Sisolak looking to slowly ease restrictions as pandemic marks six months

and no big barbecues
Gov. Steve Sisolak giving an update on the state's COVID-19 response at the Sawyer Building in Las Vegas on Thursday, Sept. 3, 2020. (Chase Stevens/Las Vegas Review-Journal)
and no big barbecues
Gov. Steve Sisolak gives an update on the state’s COVID-19 response at the Sawyer Building in Las Vegas Thursday. (Chase Stevens/Las Vegas Review-Journal)

It’s been six months since the first diagnosed case of COVID-19 appeared in Nevada.  

“It seems like six years,” Gov. Steve Sisolak said Thursday during a news conference in Las Vegas.

Statewide indicators of the pandemic’s spread, such as positivity and hospitalization, are headed downward.  

“Just a month ago, Southern Nevada hospitals were reaching capacity.  We can’t do that again,” he said. 

Nevada remains one of a dozen states with a positivity rate above 10 percent, a dangerous threshold according to the World Health Organization. 

“We have a long way to go considering we started so high,” Sisolak said.

Sisolak says he’s working to persuade other governors their citizens are safe in Nevada and not to impose travel restrictions on visitors returning from the state. 

Such a move would alleviate the need for Nevada to impose restrictions on casinos, the governor said.  “It would shut down automatically if our neighboring and sister states imposed that kind of restriction.”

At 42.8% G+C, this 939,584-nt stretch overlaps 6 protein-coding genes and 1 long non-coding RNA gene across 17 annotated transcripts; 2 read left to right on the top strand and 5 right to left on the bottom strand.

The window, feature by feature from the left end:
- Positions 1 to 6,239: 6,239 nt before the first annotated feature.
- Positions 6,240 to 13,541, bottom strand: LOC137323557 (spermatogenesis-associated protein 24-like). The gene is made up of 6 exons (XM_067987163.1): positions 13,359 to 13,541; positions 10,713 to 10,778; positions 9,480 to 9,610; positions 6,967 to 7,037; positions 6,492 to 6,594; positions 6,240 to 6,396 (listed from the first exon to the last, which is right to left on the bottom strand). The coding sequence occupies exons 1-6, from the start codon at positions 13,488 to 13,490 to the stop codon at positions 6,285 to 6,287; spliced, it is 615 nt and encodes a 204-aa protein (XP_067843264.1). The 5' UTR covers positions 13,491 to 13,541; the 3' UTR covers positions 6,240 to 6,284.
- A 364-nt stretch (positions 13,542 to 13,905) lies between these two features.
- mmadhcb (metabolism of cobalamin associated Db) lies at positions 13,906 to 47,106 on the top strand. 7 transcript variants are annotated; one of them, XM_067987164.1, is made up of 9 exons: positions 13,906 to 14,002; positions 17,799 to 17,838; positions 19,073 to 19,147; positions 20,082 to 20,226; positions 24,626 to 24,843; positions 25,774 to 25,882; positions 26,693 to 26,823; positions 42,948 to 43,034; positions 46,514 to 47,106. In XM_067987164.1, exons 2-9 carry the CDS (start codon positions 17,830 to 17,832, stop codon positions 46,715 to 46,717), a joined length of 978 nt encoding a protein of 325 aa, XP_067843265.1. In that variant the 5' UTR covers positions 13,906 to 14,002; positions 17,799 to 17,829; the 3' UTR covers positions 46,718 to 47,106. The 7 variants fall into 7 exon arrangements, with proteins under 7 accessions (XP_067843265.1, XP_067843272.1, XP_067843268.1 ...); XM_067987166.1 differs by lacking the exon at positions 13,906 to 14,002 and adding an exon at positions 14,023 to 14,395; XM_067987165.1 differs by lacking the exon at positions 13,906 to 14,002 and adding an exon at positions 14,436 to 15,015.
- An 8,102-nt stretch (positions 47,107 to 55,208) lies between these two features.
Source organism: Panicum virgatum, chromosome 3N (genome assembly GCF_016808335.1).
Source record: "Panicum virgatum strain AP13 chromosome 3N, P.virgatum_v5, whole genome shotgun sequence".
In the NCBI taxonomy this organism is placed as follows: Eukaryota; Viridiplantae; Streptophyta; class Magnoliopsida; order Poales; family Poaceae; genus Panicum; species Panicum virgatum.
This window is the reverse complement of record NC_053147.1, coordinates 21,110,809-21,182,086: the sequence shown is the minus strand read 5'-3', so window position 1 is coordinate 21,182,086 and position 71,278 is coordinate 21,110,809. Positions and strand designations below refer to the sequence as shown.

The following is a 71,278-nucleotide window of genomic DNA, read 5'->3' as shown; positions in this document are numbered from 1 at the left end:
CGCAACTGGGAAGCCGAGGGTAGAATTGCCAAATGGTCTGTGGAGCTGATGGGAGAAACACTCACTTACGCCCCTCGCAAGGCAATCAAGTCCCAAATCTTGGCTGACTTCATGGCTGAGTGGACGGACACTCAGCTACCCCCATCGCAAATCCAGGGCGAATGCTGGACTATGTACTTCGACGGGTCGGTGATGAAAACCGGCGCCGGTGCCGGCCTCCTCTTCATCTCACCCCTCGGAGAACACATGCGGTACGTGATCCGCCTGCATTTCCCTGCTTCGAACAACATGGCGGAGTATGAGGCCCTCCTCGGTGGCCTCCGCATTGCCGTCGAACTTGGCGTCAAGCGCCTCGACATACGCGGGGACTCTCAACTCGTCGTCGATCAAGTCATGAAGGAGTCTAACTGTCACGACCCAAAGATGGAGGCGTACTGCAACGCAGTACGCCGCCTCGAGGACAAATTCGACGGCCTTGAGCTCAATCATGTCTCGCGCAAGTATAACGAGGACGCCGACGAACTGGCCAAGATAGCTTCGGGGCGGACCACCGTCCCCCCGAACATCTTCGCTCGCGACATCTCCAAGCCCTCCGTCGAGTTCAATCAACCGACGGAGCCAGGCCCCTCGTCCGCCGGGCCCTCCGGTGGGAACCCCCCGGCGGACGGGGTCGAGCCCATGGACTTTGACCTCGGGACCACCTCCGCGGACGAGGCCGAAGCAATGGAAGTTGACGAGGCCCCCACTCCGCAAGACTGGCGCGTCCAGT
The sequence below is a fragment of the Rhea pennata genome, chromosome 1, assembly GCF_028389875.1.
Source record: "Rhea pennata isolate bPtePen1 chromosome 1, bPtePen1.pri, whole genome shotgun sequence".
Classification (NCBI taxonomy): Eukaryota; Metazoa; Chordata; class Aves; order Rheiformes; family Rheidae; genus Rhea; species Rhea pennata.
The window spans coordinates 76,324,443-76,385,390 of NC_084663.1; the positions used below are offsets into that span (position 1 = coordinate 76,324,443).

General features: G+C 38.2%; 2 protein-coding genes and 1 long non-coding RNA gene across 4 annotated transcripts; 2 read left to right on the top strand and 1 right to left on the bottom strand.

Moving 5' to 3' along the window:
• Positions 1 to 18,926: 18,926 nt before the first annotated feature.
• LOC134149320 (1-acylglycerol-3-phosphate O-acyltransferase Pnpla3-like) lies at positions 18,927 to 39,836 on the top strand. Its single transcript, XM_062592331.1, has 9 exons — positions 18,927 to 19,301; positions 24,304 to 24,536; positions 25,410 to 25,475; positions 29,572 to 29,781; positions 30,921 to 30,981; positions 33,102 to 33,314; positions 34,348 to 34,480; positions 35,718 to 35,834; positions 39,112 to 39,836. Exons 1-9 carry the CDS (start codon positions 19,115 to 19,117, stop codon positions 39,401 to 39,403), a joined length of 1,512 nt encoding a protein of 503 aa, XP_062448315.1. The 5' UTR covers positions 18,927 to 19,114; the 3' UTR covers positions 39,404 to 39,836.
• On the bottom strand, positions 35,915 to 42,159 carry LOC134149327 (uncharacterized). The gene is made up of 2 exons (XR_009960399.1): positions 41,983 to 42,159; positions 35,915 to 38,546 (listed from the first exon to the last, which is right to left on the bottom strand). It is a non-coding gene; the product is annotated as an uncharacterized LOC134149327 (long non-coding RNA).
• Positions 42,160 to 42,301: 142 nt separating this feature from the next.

“When we lift restrictions, we must do it responsibly,” he said, warning a wrong move could wreak “even greater economic damage.”

“If we go too fast, our recovery will be hindered and conventions will be cancelled not just this year, but next year and the year after that,” he warned.

The governor admits some missteps in the state’s response the last six months, but seemed to defend taking steps such as extending the moratorium on evictions. 

“None of our citizens deserve to be living homeless or in the dirt, as it were,” he said, one day after City of Las Vegas Michele Fiore said “Our homeless – it’s like kids, let them play in dirt. They don’t get sick.”

Sisolak says he’s aware of the hardship the moratorium places on private landlords, and said the state treasurer and attorney general are available to intervene on behalf of landlords in danger of losing their property. 

Dana Gentry
Senior Reporter | Dana Gentry is a native Las Vegan and award-winning investigative journalist. She is a graduate of Bishop Gorman High School and holds a Bachelor's degree in Communications from the University of Nevada, Las Vegas. Gentry began her career in broadcasting as an intern at Channel 8, KLAS-TV. She later became a reporter at Channel 8, working with Las Vegas TV news legends Bob Stoldal and the late Ned Day. Gentry left her reporting job in 1985 to focus on motherhood. She returned to TV news in 2001 to launch "Face to Face with Jon Ralston" and the weekly business programs In Business Las Vegas and Vegas Inc, which she co-anchored with Jeff Gillan. Dana has four adult children, a grandson, three dogs, three cats and a cockatoo named Casper.